Within Jack London’s story “The Law of Life,” the reader reads about the final journey of a blind and old man whose name is Old Koskoosh. Unlike in the previously analyzed work, this story focuses primarily on the harshness of nature and its uncaring attitude towards the Earth’s inhabitants. In this story the reader finds a plethora of biological deterministic features, primarily concerning the detached force of nature and the meaninglessness of the individual; “Nature did not care. To life she set one task, gave one law. To perpetuate was the task of life, its law was death.” Here the reader observes London showing man’s inherent necessity to struggle with nature, and also how meaningless people are. This story, and therefore the quote, is deeply rooted within the belief of Darwinism in that the role of the individual is simply to reproduce and to sustain the survival of the species…that is the simple law all must obey. This can be considered the internal and external deterministic aspects that dictate the characters thoughts and actions. I believe that the crucial internal struggle with Old Koskoosh is his difficulty in accepting his fate that is inevitable, “perhaps the heart of his son might soften, and he would come back with the dogs to take his old father on with the tribe.” Though understandable, the narrator shows us that Koskoosh still holds out a hope that he might still survive and escape the dictating law of life. But it already has been determined that he must die, his role for this tribe and the species has been fulfilled by his reproducing. Further London describes this harsh environment in order to emphasize the harshness and lack of regard for the individual, “Nature was not kindly to the flesh. She had no concern for that concrete thing called the individual. Her interest lay in the species, the race.” London specifically calls out the meaning of the story here in saying that nature does not care for the individual simply the passing on of their line. This shows the reader that the individual only has one choice; to yield to nature when it is their time to die since their purpose is done. It has already been determined that this will happen and clearly is beyond the control of the old man, “but one task did Nature set the individual. Did he not perform it, he died. Did he perform it, it was all the same, he died.” Here we further see that the individual really has no choice…for it is already set that he must die no matter what he does by nature’s hand. Explicit Darwinism is displayed throughout this story.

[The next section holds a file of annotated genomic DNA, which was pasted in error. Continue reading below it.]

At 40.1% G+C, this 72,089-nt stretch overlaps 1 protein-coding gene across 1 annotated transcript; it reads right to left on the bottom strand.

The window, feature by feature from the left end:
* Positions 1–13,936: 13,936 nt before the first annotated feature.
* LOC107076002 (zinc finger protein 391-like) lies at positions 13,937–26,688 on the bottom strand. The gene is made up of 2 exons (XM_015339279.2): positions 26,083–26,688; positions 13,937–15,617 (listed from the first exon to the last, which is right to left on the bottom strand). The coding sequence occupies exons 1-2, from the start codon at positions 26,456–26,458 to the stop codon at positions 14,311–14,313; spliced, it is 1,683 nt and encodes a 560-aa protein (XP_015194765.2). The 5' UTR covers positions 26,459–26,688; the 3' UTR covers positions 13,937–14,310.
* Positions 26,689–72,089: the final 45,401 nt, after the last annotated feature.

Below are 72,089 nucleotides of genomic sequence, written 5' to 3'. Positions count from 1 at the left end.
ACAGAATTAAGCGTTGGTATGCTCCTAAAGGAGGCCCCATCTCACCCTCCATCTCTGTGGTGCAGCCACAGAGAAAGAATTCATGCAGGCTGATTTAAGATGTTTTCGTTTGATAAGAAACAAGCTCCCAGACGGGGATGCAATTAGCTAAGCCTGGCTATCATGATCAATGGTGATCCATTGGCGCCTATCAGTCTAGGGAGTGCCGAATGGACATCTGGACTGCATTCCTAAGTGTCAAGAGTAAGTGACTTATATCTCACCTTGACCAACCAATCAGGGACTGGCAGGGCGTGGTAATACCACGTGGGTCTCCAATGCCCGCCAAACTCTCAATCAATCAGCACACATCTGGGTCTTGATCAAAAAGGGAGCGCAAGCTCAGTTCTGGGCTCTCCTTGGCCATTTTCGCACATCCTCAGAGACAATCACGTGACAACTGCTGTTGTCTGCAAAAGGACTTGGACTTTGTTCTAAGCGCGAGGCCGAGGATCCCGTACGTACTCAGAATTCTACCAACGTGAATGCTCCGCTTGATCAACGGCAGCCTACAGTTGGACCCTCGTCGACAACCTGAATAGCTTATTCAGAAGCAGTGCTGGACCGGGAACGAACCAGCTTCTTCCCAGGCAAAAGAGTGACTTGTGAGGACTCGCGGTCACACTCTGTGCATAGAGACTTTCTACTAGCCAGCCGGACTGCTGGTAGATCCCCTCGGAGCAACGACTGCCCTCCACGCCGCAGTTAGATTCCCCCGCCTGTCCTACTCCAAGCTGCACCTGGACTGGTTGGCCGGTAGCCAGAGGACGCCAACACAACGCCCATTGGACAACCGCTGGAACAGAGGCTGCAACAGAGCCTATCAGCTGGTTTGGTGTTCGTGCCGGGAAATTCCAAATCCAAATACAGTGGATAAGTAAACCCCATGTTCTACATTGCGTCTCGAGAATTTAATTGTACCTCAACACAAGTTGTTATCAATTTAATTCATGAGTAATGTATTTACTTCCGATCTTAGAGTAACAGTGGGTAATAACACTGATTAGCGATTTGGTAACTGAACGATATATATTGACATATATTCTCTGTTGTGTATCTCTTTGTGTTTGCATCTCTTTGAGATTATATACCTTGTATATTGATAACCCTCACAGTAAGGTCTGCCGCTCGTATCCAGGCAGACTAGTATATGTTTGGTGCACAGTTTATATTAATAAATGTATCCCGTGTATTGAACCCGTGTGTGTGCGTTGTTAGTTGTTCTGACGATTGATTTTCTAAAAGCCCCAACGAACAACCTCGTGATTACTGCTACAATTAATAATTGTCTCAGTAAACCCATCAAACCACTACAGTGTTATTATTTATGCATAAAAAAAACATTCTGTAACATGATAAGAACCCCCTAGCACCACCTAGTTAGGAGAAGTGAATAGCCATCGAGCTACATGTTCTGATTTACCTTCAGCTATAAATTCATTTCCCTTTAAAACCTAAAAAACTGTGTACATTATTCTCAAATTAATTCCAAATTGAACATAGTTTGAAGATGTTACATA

In conclusion, we observe that naturalism in America is deeply rooted in the beliefs of Darwinism and explicit detachment and determinism with regard to the individual. In Gillman’s story we see that as a result of socioeconomic and biological determined factors that the narrator slips into insanity due to her feeling that she has been trapped by her surroundings and her husband. In London’s story the reader examines the harshness of nature, and its lack of regard for the individual in favor of the survival of the species. These stories best illustrate the deeply rooted themes of American Naturalism.